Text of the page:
No. I wasn't. I did not want to don the enormous bed sheet, walk through a strange church (with a over-sized pipe cleaner curved in the shape of a staff) leading annoying little kids around that got to wear whatever they wanted as they pointed and laughed at the queen size bed sheet I had to contort onto my 75 pound body. Of course, what made the outfit was the rope (donated by a local farmer, of course) that served as a belt and a head piece.

I wanted to stay in bed.

My mother is the nicest person in the world. At least as far as the people I have met, there has been no one who I have ever seen who is as kind as she. My mom sings in the shower, sings in the car, sings in the kitchen, dances in the hallway (at our house or anyone's house), cries at commercials, hugs strangers, loves to talk to people as they wait in line, asks wandering kids if they need a ride to school when its raining....I mean, this lady is almost too nice. She has never met a stranger and loves everyone-- -everyone---and everything. Animal, plant, neighbor---you name it....she loves it.

So, you can imagine after I told Lindsey to get the heck out of my room and leave me alone, the passionate, caring, gentle mother tip-toeing into my room to awake me for the day.

"Brent, honey....it's time to rise and shine! Aren't you excited for VBS this morning? I made a great breakfast for you....it's waiting for you in the kitchen...oh, Brent...I am excited for the day. Wake up and meet the day...oh, Brent...there you are! Come on...get up...let's eat breakfast together."
Uh...Grrrrr...I want to sleep, lady.

After rolling out of bed and stumbling into the kitchen, I noticed Lindsey all dolled up for the occasion. Oh, wonderful.  I was waiting for the both of them to break out any minute in chorus of "Jesus Loves the Little Children." Hurrying around to get everything in place and everyone dressed, we readied ourselves by loading up in the 1984 Plymoth Acclaim.

If you have siblings, you know the number one fight all siblings have, every road trip, every day, every jaunt....
"I call front." Lindsey and I both dash out to the car to see who will be victorious. I thought, "I am bigger. I am faster. I am smarter...this should be easy, right?" As I surprisingly watch my sister take a slight lead, I do what any big brother would do. I trip her so I can slide back into the lead, assuring my seat in the front.
Busting tail into the front seat, I quickly lock the door and buckle my seat belt before anyone can pull me away.

Carrying my 5-year-old sister out like a newborn baby Jesus, my mother held my sister, unlocked the passenger's door, and said, "Oh my Brent, even though you might have bruised Lindsey's leg, what hurts the most, is that you have bruised my heart." She continued, "Lindsey and I are hurt, not physically, but emotionally because you would put your selfish desires over the general safety of our family."

Here is where the hammer hit. She finished by saying, "Now what do you think you can do or sacrifice to let Lindsey know you're sorry and that you love this family?" (I knew she wanted me to "sacrifice" the front seat.) So, without mumbling a word, I climbed into the back seat, upset...angry...embarrassed....
As mom gently shut the door and walked around the car approaching her driver's seat, Lindsey looked back and gave the little-sister-smirk; a "Ha, ha--got you this time, bro..." kind of smirk. I gave her the finger.

Mom entered the car and said, "Three cheers for VBS!"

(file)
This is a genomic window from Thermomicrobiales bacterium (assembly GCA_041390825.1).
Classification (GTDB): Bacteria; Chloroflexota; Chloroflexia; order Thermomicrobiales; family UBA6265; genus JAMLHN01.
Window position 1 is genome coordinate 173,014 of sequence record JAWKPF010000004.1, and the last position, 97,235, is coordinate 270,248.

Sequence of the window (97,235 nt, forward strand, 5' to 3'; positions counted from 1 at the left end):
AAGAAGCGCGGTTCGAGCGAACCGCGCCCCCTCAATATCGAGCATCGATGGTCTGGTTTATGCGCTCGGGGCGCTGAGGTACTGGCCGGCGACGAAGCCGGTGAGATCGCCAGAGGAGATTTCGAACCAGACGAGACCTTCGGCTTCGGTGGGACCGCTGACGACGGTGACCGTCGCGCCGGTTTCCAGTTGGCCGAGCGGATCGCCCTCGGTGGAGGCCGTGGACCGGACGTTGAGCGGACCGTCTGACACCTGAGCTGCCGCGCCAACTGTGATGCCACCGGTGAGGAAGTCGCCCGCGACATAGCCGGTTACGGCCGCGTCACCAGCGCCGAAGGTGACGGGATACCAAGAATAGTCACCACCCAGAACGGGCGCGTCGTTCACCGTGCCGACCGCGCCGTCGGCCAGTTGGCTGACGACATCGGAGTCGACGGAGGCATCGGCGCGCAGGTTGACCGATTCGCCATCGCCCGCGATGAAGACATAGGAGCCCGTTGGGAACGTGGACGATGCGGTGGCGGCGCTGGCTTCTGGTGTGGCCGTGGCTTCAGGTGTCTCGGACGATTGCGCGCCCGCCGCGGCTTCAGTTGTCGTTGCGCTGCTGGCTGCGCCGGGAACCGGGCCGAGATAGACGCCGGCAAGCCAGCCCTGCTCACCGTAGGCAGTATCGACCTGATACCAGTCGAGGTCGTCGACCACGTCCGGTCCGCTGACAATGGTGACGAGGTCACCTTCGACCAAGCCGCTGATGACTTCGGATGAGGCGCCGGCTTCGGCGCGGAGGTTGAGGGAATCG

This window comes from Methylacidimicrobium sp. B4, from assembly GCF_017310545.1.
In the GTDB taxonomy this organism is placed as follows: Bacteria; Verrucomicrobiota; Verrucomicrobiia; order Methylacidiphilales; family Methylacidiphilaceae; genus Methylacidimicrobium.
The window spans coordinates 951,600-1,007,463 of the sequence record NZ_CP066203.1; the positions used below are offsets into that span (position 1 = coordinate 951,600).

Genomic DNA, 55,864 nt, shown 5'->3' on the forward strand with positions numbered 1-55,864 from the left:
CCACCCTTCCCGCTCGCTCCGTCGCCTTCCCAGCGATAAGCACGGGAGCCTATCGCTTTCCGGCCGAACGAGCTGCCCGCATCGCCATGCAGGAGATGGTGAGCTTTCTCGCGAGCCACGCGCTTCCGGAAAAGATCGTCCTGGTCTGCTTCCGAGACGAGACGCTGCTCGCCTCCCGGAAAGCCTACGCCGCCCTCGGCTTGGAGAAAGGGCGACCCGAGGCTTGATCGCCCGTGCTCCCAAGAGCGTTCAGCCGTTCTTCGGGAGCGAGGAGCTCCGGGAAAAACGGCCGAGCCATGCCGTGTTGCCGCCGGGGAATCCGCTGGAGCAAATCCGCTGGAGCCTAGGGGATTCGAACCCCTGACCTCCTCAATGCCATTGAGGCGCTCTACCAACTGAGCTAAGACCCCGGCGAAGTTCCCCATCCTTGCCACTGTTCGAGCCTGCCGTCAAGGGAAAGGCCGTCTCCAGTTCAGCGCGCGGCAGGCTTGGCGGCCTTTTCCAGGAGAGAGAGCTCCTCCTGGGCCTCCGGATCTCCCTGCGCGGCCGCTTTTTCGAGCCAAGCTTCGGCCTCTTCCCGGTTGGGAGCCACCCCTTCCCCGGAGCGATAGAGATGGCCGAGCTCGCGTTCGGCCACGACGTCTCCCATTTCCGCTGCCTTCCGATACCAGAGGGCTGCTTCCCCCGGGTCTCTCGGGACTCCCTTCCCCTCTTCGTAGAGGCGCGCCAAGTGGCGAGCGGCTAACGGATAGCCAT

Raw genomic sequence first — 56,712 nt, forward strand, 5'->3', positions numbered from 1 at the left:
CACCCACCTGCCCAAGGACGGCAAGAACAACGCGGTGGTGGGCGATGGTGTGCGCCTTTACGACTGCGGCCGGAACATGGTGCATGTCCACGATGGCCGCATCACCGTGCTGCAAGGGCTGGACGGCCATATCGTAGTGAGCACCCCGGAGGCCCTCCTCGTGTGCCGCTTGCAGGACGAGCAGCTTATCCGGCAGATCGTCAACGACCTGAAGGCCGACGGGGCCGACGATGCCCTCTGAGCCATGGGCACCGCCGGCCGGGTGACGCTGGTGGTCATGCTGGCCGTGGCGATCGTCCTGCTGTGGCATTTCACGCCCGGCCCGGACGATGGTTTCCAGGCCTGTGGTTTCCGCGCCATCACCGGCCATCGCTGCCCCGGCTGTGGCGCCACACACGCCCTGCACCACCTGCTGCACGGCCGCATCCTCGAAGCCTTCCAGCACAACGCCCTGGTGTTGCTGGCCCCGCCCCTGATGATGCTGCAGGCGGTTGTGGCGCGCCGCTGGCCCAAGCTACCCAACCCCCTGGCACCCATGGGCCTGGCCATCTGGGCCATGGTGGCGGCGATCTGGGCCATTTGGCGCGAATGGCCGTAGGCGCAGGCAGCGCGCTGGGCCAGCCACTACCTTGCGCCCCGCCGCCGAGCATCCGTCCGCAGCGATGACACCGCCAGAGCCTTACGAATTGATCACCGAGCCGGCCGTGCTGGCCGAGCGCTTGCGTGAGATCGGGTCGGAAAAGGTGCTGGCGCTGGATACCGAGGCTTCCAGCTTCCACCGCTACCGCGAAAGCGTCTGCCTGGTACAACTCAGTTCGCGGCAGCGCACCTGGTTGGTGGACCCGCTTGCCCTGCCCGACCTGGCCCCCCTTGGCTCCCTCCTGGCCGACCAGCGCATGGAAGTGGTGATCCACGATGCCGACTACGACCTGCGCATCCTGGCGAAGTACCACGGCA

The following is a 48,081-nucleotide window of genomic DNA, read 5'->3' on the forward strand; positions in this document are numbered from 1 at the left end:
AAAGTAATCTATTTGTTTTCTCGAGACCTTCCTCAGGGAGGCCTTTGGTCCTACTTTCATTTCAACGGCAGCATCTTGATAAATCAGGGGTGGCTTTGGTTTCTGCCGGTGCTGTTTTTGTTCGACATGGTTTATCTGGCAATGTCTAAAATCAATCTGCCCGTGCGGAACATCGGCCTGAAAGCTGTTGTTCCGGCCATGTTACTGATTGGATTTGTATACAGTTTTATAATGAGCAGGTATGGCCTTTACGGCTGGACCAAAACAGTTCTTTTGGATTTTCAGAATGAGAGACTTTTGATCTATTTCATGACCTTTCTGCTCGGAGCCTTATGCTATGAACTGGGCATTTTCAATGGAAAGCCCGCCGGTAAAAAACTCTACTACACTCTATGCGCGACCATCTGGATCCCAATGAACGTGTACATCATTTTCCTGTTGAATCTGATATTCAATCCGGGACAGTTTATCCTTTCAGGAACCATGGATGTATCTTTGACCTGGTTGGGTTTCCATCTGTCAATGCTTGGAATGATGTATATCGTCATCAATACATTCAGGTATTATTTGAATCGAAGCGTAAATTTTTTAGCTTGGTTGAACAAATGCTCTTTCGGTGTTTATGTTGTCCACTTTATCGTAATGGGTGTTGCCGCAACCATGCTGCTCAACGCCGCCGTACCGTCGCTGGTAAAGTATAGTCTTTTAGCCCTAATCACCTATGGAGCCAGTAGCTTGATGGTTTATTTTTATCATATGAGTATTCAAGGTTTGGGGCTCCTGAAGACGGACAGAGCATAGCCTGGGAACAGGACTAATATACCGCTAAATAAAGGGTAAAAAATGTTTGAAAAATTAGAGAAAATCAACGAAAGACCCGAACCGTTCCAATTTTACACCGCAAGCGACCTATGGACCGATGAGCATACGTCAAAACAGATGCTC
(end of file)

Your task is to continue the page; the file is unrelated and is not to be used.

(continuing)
My parents live way (not just a little "way", but a big "way") out in the country. They live so far out in the country, getting to school took twenty minutes....getting to town, minimally, would take fifteen.
As mom and Lindsey sang some Bible song, I sulked in the back seat thinking how this day could get any worse. As I looked up ahead, I knew it was going to go from really bad to super worse.

A strange, middle-aged lady stood in the middle of the dirt road waving her left hand in the air.
If you're from the country, seeing a strange woman in the middle of nowhere waving for you to stop means one of two things.
1. She's hungover from the night before and is lost without a mode of transportation; or
2. She's crazy.

Either way, I categorize anyone who stands in the middle of nowhere waving down oncoming vehicles as the latter. I knew mom saw this as an opportunity. Being the he Good Samari-mom she was, I knew she was going to stop. As we approached Crazy, I knew something looked fishy. This middle-aged woman stood with her right arm wrapped in a filthy, white T-Shirt, kinda bouncing up and down without much patience as Lindsey tried to roll down the manual-powered window.
"I need help," Crazy screams.
"Hit the gas, mom," my voice from the back echoed through the countryside.

"Gooooood morning!" my mom greeted Crazy.
"Uh, hi..." Crazy started. You could tell something was wrong.
She pointed to down the road to a vacant horse trailer attached to a beat-up, green truck. "I was going to take my horse, "Beauty" (Side note: Beauty is way too popular horse's name.) for a walk in the countryside this morning. When getting him out of the trailer, I wrapped the halter around my palm so the excess lead would not be dragging on the ground."
"Great story, lady...Mom...get me to the church." Why I became so persistent on getting to VBS, I have no clue, but I knew I wanted to leave this situation immediately.
Her story continued, "Well, my horse got spooked, and ran off quickly," she held up her hand..."and the halter ripped off all of my fingers."
There stood this strange, fingerless lady in the middle of the country, blood gushing like geysers from her knuckles, and she wanted us to do what?!
Her hand, or lack there of, was a sight to see. Out of her knuckles swayed these thin, limp, white spaghetti-noodle- lookin-things...kind of like a baby octopus tentacles.
I have always been one to adhere to safety, order, and especially, cleanliness. Once I saw this alien-like woman getting ready to suck our heads off our bodies with her crazy fingers, I did what any reasonable young man of eleven would do. I unbuckled my seat belt, leaned up to the front of the car, looked my mother in dead in the eyes and said, "Mom, we're going to die if you don't put the pedal to the metal. Get out of here."
And, without surprise, my mother, said, "Oh, my...well, we must get you help. Come on in."